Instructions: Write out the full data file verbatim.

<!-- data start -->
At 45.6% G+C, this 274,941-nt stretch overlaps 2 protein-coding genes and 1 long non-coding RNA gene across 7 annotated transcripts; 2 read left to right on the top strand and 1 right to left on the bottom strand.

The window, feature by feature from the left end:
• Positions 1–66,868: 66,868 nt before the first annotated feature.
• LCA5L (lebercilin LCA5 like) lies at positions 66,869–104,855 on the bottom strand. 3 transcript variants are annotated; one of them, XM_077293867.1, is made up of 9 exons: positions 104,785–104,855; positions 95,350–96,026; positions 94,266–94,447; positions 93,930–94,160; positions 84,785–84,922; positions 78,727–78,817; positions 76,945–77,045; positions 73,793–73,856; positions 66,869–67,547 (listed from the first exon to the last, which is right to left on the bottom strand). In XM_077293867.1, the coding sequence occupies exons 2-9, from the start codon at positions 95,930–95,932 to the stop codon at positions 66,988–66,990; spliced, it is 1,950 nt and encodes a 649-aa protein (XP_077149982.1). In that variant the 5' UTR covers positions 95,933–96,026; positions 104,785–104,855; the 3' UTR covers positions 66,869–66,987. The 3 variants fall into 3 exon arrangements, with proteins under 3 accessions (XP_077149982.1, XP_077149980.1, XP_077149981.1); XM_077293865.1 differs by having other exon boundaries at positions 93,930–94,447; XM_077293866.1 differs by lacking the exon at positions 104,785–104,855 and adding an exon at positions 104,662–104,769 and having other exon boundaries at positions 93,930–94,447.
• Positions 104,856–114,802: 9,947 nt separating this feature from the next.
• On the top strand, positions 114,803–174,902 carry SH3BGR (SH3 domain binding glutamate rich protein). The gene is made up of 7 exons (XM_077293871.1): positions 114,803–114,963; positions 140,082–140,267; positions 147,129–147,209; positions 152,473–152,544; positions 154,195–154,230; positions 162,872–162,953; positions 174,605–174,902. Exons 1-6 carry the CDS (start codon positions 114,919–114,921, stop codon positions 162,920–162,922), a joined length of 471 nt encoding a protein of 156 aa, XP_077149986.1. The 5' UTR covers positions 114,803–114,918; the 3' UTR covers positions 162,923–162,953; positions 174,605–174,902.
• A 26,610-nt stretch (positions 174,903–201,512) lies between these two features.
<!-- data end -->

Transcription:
At 45.6% G+C, this 274,941-nt stretch overlaps 2 protein-coding genes and 1 long non-coding RNA gene across 7 annotated transcripts; 2 read left to right on the top strand and 1 right to left on the bottom strand.

The window, feature by feature from the left end:
• Positions 1–66,868: 66,868 nt before the first annotated feature.
• LCA5L (lebercilin LCA5 like) lies at positions 66,869–104,855 on the bottom strand. 3 transcript variants are annotated; one of them, XM_077293867.1, is made up of 9 exons: positions 104,785–104,855; positions 95,350–96,026; positions 94,266–94,447; positions 93,930–94,160; positions 84,785–84,922; positions 78,727–78,817; positions 76,945–77,045; positions 73,793–73,856; positions 66,869–67,547 (listed from the first exon to the last, which is right to left on the bottom strand). In XM_077293867.1, the coding sequence occupies exons 2-9, from the start codon at positions 95,930–95,932 to the stop codon at positions 66,988–66,990; spliced, it is 1,950 nt and encodes a 649-aa protein (XP_077149982.1). In that variant the 5' UTR covers positions 95,933–96,026; positions 104,785–104,855; the 3' UTR covers positions 66,869–66,987. The 3 variants fall into 3 exon arrangements, with proteins under 3 accessions (XP_077149982.1, XP_077149980.1, XP_077149981.1); XM_077293865.1 differs by having other exon boundaries at positions 93,930–94,447; XM_077293866.1 differs by lacking the exon at positions 104,785–104,855 and adding an exon at positions 104,662–104,769 and having other exon boundaries at positions 93,930–94,447.
• Positions 104,856–114,802: 9,947 nt separating this feature from the next.
• On the top strand, positions 114,803–174,902 carry SH3BGR (SH3 domain binding glutamate rich protein). The gene is made up of 7 exons (XM_077293871.1): positions 114,803–114,963; positions 140,082–140,267; positions 147,129–147,209; positions 152,473–152,544; positions 154,195–154,230; positions 162,872–162,953; positions 174,605–174,902. Exons 1-6 carry the CDS (start codon positions 114,919–114,921, stop codon positions 162,920–162,922), a joined length of 471 nt encoding a protein of 156 aa, XP_077149986.1. The 5' UTR covers positions 114,803–114,918; the 3' UTR covers positions 162,923–162,953; positions 174,605–174,902.
• A 26,610-nt stretch (positions 174,903–201,512) lies between these two features.